Detroit Auto CEOs
Spurious Casus Belli
Tonkin Gulf Incident
Supremely Self-satisfied Talk Show Host
Over-The-Top Crooked Pol
Eponymous/Onomatopoeic Financial Scoundrel
Martin Luther King Wept
Osama bin Laden
Oxygen-Depleting, Single-Named Blonde Divorcée
Caribbean Hell Hole
Sapphic TV Personality
Ellen de Generes
Unfortunate Sanguinary Photo Op
Sarah Palin at Turkey Slaughterhouse
Leaving Lights On
Audacity of Hope
Politically Incorrect Gas guzzler
Texan Wind Bag
T. Boone Pickens
Scary Weather Event
Potty-Mouthed Illinois Pol
Repugnant African Despot
$6 Million Book Advance
Please to contact me most Very immediately re: $16 Mil Dollars (US) In Your Bank of Nigeria Acct!
In the event of an erection lasting more than four hours...
Madalyn Murray O'Hair
Frigid, Cash Strapped Landmass
My Pet Goat
Team of Rivals
F--- You VP
Cute NASA Gizmo
Orbiting Tool Box
Hot First Lady
Posted by Henry Coppola at 12:03 PM
Saturday, December 20, 2008
Friday, December 19, 2008
Democrat Al Franken has pulled ahead in the recount of the Minnesota Senatorial Election.
According to the Star Tribune Franken currently leads by 272. Up to 283 while I typed.
I'm following the Strib coverage and that of Minnesota Public Radio (both have streaming feeds as does the uptake). The Minnesota Supreme Court ruling on the counting of absentee ballots declared invalid sets a deadline of December 31 for decisions to be made (jointly by both campaigns and the relevant county boards) on which of the previously disallowed absentee ballots to count. So we won't have official results until the newyear it seems (I doubt the Coleman will concede). The conventional wisdom says that Franken will gain ground through any absentee ballots added to the recount and the current tally asumes none of them will be counted so things are looking good for the SNL alum.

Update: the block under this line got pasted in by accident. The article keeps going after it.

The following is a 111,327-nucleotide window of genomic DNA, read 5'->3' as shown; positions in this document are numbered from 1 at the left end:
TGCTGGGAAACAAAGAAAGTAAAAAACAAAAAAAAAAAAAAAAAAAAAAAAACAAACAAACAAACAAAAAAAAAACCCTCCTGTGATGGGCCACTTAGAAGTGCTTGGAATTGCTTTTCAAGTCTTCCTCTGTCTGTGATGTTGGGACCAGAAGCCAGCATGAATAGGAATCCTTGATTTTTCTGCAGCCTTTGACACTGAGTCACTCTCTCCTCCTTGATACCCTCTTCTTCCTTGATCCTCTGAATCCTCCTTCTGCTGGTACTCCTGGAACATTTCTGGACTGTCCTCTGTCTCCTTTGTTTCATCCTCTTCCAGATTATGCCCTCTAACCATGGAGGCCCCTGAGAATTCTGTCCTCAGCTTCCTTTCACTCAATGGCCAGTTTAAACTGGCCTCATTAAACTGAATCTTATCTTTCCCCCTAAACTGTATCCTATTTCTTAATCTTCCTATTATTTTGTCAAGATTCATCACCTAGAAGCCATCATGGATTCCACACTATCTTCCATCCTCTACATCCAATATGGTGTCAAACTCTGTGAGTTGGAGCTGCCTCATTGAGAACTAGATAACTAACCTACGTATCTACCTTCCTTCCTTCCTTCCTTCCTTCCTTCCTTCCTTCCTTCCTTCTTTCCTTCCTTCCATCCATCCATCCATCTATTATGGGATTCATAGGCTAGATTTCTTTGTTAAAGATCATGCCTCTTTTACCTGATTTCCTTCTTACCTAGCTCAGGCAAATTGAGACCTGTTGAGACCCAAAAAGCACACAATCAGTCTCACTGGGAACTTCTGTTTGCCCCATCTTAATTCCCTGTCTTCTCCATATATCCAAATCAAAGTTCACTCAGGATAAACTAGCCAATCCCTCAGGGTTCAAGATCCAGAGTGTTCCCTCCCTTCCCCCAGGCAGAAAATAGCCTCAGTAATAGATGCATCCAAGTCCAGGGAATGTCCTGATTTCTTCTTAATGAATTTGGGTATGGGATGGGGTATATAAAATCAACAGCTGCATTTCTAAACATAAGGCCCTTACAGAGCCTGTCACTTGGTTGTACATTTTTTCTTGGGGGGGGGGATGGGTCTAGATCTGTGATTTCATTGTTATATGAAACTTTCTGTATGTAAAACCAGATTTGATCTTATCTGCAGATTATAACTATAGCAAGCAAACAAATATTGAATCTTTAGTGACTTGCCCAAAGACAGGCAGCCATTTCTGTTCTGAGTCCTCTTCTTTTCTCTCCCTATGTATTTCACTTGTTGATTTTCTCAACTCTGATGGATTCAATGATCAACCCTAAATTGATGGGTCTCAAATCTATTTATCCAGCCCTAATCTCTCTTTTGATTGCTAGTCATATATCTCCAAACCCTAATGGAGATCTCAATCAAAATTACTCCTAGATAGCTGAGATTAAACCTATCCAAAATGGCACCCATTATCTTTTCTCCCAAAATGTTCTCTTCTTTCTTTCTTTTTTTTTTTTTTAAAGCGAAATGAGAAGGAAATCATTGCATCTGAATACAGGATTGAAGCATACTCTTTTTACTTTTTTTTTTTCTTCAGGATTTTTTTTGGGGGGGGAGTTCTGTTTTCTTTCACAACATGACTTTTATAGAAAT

Posted by Henry Coppola at 2:43 PM
Paul Krugman asks the obvious question; How, exactly, is the Madoff ponzi scheme different from the way our financial industry as a whole functioned over the past couple of years?
From James Surowiecki's morning reading list: